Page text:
We were crossing a wide beach toward a blacktop parking lot. I forget now who I was with or where we were going the year The details of that particular beach vacation that summer break. Morning not long after sunrise the day already hot. In the parking lot six women wrestled a package of sorts Emerged from the side door of an SUV onto the beach carrying A small weight in a blanket like a sling or a makeshift stretcher. Six women one at each corner of the blanket two at the middle. I couldn’t see what was in the blanket when they passed. No one looked at us their expressions solemn touched by grief. They stopped at the water’s edge and a skeletal head rose up Out of the blanket to look over the ocean as legs like sea straw Fell gently to the gentle surf which washed over them. To see the ocean one last time surrounded by friends. August the Georgia coast sand dunes trees permanently twisted Their crowns like long hair in a brisk endless wind blown back. How many mornings have I walked barefoot along the beach? Not enough. Never enough. Summer and heat and the ocean. Dolphins threading waves terns pelicans gulls squawking The salt smell of ocean and the shore stretching for miles All the way back to the beginning and before as if the blue Pool swelling out to the horizon licking wet at our feet is one Body and the waves repeat a heartbeat that won’t cease Unlike our own which will. Dying woman at the water’s edge Carried by friends to be close one more time to the ocean To sand under bare feet to the seashore on a summer morning.
Essay: On Language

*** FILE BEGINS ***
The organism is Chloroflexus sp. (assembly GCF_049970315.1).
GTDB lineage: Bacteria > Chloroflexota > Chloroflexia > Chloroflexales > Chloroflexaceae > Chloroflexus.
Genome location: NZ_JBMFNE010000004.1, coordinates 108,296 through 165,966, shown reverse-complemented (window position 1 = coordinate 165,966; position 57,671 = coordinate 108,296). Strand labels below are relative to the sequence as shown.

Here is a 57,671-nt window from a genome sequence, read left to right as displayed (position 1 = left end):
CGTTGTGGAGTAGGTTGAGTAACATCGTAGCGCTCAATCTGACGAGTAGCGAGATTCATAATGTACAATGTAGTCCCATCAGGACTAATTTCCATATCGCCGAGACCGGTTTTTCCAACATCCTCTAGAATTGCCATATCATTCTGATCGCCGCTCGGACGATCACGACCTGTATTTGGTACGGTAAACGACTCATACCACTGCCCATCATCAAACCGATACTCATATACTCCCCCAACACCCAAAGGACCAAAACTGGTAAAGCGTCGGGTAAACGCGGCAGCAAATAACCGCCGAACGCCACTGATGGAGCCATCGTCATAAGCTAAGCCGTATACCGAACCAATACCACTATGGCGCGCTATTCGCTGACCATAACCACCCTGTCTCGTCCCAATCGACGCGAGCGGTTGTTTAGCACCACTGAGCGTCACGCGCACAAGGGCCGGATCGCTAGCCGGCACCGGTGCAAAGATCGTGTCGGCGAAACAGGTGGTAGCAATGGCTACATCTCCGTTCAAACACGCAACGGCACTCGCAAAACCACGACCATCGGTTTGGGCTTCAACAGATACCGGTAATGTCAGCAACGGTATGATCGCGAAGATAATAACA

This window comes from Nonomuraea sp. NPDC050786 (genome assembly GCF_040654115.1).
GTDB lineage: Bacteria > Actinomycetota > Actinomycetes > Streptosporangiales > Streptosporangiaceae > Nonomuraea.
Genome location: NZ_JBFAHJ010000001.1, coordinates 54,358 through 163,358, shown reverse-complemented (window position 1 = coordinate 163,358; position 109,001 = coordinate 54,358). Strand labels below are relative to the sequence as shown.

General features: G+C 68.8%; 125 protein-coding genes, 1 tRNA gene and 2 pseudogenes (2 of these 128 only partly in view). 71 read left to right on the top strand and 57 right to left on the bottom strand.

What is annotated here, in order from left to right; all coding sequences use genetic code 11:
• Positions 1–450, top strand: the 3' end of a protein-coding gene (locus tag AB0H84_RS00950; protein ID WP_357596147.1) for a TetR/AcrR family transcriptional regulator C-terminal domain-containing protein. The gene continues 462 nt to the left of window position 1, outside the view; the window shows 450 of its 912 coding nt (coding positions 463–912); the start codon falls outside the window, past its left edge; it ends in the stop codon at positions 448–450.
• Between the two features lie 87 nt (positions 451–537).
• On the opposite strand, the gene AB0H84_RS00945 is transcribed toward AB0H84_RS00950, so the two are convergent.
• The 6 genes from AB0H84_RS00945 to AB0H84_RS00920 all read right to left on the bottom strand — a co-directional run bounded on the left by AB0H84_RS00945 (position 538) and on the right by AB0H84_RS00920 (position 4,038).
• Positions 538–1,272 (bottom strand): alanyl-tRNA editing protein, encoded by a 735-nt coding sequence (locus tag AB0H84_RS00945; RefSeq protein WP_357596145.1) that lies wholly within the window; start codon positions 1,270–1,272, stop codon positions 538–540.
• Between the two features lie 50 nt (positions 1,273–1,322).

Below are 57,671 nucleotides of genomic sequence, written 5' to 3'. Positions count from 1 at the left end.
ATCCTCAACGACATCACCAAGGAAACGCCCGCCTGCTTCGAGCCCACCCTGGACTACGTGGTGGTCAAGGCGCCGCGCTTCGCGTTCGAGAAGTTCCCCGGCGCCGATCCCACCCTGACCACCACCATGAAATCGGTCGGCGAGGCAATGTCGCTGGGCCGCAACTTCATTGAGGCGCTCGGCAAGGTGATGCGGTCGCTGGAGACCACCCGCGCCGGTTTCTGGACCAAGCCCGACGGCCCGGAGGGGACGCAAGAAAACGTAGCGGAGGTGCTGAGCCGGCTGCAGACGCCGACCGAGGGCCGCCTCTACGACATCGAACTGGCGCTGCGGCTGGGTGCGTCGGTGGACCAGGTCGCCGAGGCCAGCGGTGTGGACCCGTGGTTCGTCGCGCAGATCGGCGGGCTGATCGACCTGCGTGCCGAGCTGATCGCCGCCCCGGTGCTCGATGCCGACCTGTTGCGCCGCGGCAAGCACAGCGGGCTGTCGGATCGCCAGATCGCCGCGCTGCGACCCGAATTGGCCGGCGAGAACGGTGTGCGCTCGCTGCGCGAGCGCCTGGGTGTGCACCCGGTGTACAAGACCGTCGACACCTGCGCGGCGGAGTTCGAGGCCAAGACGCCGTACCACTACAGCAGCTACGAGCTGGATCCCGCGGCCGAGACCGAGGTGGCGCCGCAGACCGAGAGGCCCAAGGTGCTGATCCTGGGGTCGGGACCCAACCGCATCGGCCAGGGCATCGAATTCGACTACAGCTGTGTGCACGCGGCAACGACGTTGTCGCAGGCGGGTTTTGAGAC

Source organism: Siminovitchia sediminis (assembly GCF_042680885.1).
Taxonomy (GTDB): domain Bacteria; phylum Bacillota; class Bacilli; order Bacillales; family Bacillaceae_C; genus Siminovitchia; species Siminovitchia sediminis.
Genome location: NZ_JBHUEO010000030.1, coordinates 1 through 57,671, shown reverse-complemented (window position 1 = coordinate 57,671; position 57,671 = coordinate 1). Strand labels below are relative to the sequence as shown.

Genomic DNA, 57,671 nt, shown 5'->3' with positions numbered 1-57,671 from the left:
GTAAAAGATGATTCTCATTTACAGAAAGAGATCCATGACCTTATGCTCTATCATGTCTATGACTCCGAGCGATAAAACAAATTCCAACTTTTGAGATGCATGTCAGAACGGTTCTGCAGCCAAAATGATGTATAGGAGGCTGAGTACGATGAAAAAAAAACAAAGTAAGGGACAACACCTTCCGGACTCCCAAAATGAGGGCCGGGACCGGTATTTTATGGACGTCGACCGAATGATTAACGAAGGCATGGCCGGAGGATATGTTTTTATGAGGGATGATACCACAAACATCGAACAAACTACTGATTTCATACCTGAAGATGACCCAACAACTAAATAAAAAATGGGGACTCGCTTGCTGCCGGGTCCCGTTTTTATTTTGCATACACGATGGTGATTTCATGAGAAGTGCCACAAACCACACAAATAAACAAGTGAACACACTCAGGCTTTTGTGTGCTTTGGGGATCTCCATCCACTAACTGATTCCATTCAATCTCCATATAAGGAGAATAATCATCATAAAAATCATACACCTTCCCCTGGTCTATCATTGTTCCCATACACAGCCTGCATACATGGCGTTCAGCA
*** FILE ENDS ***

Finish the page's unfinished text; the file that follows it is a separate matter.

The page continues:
The words we use to instill a sense of the ineffable Carry us on a journey that’s mysterious As if your car makes a sudden left turn and accelerates A child in the road leaps into her mother’s embrace A deer becomes a child and you hit the brakes The panjandrum in the driver’s seat this befuddled guy At the wheel of a eighteen-wheeler hurtling down the road. Language. He sat at the table, head in hands after work A long day reminiscent of the day before and before His child on the other side of the table watching him A man given to gaucherie but driven by ambitions A hard worker a laborer who came home at night Greased in paint and sweat, soul tired and hungry. He washed his arms and face and body with kerosene Stripped to his underwear, rinsed off with a garden hose. The boy watches him this brawny bare-chested man Who looks up sees the child and asks “What the fuck do you want?” Says “Get out of here before I beat your ass.” At night in Brooklyn the moon rises above two-family houses. The boy stretches out on the roof and looks down to the street. One evening a young woman a girl appears on a nearby rooftop. She’s barefoot in a white slip with long dark hair to her breasts. In moonlight the slip is lucent and she hovers as an apparition Her feet on the gutter, a gargoyle at her toes before she jumps. Or falls. In the boy’s memory she’s there and then she isn’t. For the rest of his life he carries this moment with him. When his father is dying from cancer (warning: don’t wash With kerosene) he places a hand on his chest to comfort him. His father looks to the ceiling and says “Jesus, Joseph, and Mary! They’re coming for me!” before he takes a growling last breath. The boy is an old man now and dreams this night of his own death. He might prink all day getting ready for nothing or everything. The girl on the rooftop his father at the table the moon and dying All there on his tongue in every word he’s ever spoken or put down On paper or swallowed out of fear or fury. Each syllable a gesture To the dark to the moonlight to that girl on the rooftop to his father To the city to the angels coming for us all to the silence in between.